The images below show spit-jacks in era cooking ovens, as well as assorted racks and pots. The larger the fire area, the more roasting racks and spits there would be. In the image below (the kitchen in Bristol) the spit-jack is the brass object mounted in the upper right corner, the dangling weight pulley turning the meat, and there is also a bottle jack off to the right side. The kitchen at Brighton Pavillion has a much larger fireplace with multiple racks spanning the width. Four weights are seen, the clockwork jack device in the upper left corner by the hood. Take note of each scene in its entirety, such as the hanging pots and kettles; food items hanging and stored in jars, baskets, and barrels; the ready-at-hand stirring utensils, bellows, and pokers; the huge center table and numerous side tables; and the high ceilings and windows.

Kitchen in house in Bristol
Kitchen at Cotehele.
Kitchen at Brighton Pavillion
Kitchen at Lanhydrock, Cornwall.

The array of trivets, roasting racks, toasting tongs, pan stands, hooks, and fireside ovens fashioned and used to cook food in and around an open fire are truly endless. Cast iron was by far the most common metal these cooking implements were made of.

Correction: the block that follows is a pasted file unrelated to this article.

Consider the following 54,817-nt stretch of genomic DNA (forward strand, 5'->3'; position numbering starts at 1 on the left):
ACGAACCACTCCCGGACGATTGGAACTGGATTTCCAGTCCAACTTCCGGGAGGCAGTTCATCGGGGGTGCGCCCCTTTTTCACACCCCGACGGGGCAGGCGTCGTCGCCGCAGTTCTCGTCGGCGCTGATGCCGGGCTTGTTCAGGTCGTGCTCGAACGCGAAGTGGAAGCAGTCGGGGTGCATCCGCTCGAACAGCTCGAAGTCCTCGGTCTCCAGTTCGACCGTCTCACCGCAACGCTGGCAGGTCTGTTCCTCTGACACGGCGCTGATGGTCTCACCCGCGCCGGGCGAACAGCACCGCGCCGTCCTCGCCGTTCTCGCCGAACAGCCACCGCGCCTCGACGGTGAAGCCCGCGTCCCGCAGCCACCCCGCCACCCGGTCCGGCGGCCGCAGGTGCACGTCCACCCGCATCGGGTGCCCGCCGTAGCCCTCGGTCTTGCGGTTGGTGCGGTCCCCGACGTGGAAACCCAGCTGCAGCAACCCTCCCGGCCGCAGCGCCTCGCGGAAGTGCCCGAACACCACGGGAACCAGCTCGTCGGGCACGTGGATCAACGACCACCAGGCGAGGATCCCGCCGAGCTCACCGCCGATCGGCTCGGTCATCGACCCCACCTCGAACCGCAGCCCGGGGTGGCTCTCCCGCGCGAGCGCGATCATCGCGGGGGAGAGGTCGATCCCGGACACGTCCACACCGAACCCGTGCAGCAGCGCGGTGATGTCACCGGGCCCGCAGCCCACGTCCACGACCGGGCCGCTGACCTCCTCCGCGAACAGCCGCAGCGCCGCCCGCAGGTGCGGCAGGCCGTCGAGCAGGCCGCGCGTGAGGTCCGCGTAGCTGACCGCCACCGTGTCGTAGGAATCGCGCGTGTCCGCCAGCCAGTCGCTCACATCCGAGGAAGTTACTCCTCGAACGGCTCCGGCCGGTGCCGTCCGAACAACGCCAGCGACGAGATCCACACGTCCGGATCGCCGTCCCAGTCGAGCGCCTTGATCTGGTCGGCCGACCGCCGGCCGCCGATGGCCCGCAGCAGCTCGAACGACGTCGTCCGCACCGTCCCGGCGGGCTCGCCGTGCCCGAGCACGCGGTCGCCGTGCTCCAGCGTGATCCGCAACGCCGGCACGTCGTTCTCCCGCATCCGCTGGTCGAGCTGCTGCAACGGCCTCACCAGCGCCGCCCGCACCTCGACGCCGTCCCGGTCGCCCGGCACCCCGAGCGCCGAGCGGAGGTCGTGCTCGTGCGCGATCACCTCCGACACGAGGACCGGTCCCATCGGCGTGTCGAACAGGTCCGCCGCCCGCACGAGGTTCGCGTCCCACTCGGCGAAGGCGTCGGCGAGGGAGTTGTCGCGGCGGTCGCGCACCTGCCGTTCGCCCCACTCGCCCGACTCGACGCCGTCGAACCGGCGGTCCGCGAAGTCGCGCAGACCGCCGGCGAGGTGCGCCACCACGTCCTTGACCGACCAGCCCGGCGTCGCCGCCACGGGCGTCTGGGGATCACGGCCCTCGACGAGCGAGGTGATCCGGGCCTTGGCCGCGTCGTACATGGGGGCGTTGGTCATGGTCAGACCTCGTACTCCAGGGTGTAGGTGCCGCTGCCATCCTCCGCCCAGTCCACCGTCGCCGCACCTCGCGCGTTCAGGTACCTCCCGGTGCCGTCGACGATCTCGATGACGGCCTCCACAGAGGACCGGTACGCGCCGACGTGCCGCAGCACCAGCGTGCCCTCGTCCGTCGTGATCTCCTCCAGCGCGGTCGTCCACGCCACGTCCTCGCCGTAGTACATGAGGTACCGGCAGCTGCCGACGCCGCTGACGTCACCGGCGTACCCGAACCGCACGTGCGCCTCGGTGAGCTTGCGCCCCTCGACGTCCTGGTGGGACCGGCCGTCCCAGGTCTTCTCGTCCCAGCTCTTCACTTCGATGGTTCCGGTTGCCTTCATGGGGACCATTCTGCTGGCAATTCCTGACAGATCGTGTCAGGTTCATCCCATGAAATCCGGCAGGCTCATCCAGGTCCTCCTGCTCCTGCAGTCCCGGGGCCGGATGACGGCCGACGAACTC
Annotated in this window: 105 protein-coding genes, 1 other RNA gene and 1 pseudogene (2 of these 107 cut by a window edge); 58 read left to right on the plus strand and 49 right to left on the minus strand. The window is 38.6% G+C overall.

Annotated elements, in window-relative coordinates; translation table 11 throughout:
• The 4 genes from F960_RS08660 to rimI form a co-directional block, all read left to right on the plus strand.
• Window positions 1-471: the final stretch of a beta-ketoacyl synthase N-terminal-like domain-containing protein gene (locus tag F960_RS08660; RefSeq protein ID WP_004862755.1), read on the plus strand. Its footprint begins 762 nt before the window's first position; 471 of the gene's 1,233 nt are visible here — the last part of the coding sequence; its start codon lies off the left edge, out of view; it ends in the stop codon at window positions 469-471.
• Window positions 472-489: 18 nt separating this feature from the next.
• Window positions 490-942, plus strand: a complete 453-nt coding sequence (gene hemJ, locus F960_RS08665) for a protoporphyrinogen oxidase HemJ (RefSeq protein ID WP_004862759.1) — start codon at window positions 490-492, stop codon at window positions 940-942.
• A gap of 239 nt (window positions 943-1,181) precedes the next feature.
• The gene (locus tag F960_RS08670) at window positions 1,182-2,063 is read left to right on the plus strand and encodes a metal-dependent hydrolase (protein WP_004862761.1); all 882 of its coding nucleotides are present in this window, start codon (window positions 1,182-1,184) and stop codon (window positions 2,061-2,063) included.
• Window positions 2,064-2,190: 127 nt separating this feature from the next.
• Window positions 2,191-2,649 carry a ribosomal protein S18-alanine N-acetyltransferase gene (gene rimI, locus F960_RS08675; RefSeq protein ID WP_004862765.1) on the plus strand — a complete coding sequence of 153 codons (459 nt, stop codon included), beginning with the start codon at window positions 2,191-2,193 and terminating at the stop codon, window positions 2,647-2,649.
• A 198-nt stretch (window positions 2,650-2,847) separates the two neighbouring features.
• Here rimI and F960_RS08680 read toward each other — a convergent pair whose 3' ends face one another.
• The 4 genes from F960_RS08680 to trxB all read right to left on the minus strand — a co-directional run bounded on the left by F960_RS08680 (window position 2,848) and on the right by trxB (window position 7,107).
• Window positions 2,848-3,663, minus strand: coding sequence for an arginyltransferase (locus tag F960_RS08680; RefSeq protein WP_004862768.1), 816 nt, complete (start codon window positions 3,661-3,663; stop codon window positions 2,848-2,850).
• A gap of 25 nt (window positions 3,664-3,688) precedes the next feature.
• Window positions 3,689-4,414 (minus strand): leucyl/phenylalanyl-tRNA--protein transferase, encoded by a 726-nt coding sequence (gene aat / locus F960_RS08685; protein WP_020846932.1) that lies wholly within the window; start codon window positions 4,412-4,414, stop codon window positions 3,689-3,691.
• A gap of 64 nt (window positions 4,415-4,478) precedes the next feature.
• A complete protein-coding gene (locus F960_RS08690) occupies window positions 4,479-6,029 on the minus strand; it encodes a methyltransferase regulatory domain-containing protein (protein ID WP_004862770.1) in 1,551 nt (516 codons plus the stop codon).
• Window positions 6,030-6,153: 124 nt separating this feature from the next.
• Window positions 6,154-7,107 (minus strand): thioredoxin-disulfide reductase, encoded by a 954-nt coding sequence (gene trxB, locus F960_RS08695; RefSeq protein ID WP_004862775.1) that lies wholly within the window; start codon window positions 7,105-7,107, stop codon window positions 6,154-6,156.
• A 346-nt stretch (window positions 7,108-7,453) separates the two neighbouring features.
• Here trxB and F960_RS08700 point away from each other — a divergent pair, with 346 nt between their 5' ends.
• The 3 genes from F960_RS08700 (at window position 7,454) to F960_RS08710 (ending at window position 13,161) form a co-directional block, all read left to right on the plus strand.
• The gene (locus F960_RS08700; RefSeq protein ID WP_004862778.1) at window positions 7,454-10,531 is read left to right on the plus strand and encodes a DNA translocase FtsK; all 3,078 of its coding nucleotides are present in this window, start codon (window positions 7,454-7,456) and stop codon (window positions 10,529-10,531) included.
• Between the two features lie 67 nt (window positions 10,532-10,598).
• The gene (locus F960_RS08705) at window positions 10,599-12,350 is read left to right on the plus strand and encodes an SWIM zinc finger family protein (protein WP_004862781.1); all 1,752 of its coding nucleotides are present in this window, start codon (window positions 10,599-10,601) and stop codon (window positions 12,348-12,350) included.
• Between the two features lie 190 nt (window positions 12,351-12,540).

The collage below shows a few, enough to give an idea of the range from simple to some that are rather ornate. The other images of kitchens show a whole bunch more.

To see even more kitchen gadgets and cooking implements, visit my Pinterest page where I have several boards devoted to the Georgian kitchen and food. Sharon Lathan’s Pinterest

Food prep in the past or present is a topic that is never-ending. I hope I’ve shared a few basics and y’all have learned something new. I shall end with the promised information on Dutch ovens. Rather than taking the time to explain about kettle baking in a Dutch oven (and doing a poor job of it) watch this excellent video by Jas Townsend of Savoring the Past.



Sharon Lathan

Sharon Lathan is the best-selling author of The Darcy Saga, a ten-volume sequel series to Jane Austen’s Pride & Prejudice.

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oh my god that you so much for this it has helped greatly with my writing

Shows budgets for poor through rich families, including a broken down, itemized list of food!


What a great article! Cooking in the past definitely seems rather complicated. What contraptions! Thanks for sharing this. 🙂